For more information on setting up a workplace training program for your company, school or organization, please contact us at contact@wildsafe.org.

Tourniquets

C-A-T TourniquetIn recognition of the growing threat of mass casualty events and the need for enhanced training of bystanders to manage life threatening bleeding in these situations, we encourage the installation of bleeding control kits in public buildings where large numbers of people gather.

These kits will provide the tools to allow immediate management of life-threatening hemorrhage until EMS providers can arrive. Events such as the Boston Marathon bombings and recent mass shootings highlight the need for increased availability of effective, commercial tourniquets. Improvised tourniquets are often ineffective and can actually make bleeding worse if arterial inflow is not occluded.

 

QuikClot

QuikClot hemostatic devices are different from standard gauze and other hemostatic agents because it stops bleeding significantly faster and are more effective than standard gauze.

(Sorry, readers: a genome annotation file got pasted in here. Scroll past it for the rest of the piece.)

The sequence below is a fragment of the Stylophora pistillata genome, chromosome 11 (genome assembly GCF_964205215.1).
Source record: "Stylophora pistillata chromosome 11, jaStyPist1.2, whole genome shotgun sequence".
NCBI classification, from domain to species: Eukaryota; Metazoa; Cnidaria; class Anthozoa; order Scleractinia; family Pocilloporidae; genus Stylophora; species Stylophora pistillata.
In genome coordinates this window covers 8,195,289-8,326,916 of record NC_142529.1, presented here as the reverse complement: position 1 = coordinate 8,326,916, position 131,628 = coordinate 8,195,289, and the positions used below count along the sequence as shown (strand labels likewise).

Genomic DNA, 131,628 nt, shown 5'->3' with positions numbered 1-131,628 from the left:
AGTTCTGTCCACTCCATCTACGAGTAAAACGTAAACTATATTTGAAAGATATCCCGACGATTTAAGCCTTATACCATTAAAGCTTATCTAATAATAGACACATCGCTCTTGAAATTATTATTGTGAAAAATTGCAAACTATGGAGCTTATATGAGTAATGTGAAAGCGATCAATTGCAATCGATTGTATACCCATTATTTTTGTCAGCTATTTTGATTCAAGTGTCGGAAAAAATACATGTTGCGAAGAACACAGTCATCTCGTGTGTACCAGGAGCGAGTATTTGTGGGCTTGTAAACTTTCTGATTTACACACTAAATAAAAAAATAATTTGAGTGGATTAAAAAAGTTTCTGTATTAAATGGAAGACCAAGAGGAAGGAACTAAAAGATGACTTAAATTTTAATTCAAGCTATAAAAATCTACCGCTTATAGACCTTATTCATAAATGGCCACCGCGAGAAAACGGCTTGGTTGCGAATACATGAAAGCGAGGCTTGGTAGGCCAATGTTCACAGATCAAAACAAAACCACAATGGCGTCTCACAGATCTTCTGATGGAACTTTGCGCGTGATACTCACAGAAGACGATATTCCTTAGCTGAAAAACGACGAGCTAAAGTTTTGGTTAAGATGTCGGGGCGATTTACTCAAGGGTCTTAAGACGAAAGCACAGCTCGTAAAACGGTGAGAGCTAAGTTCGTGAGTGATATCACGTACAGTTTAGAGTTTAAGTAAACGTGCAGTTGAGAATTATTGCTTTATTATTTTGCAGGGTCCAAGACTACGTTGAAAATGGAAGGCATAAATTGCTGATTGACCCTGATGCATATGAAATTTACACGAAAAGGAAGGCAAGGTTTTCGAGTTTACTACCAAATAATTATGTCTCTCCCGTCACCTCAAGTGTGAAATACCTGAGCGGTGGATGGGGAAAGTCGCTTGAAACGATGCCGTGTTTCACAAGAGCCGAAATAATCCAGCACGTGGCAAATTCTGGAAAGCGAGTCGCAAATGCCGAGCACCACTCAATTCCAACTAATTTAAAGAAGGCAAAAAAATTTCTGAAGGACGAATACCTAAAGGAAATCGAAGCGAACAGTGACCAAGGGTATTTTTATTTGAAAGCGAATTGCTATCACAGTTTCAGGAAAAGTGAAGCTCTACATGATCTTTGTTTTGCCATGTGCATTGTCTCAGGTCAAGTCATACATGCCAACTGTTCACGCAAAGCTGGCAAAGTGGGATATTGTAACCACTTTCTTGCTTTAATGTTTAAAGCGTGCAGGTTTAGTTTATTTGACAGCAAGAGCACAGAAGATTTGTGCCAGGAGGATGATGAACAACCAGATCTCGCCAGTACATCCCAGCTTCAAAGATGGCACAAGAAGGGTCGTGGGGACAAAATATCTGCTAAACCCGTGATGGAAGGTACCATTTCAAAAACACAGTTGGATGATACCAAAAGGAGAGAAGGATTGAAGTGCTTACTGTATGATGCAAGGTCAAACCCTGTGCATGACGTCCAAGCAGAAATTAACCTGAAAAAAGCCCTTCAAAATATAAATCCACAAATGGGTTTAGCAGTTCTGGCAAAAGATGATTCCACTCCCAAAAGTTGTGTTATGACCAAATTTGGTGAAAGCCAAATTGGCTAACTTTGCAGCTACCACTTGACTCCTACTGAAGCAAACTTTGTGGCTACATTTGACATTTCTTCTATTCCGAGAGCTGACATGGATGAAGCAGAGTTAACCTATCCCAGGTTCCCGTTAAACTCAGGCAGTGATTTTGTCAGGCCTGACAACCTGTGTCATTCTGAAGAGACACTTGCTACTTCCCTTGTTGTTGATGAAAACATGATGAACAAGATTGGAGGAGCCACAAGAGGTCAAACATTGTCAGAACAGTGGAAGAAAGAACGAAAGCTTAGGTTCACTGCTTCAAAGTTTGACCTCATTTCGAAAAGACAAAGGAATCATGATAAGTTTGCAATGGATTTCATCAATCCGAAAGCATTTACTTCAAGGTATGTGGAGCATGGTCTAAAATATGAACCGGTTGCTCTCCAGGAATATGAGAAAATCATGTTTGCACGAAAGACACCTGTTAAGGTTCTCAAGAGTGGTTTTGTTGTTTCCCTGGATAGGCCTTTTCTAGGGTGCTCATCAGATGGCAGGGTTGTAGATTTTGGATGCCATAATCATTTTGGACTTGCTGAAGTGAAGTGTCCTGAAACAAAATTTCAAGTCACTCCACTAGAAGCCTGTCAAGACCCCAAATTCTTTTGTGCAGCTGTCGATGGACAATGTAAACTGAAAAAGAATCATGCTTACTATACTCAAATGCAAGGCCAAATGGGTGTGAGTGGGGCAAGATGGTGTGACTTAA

Unlike other hemostatic agents, QuikClot is impregnated with kaolin, an inorganic mineral that accelerates the body’s natural clotting ability and produces no exothermic reaction. So what does it do? If one were to apply well-aimed direct pressure using gauze to a severe, potentially life-threatening bleed, it would take roughly 20 to 30 minutes to clot (proteins building a mesh in the blood vessel to close the open bleed). When well-aimed direct pressure is applied to the bleed using QuikClot instead of gauze, a full clot should be formed within two and a half minutes or less!

 

Bleeding Control Kits

Bleeding Control KitA Bleeding Control Kit contains only the essential medical equipment and supplies required to save a life in the event of immediate, life threatening bleeding.  A kit can be designed for a personal or home situation or for a larger more public venue.

Each kit should contain these basic items:
   • Nitrile (non-latex) gloves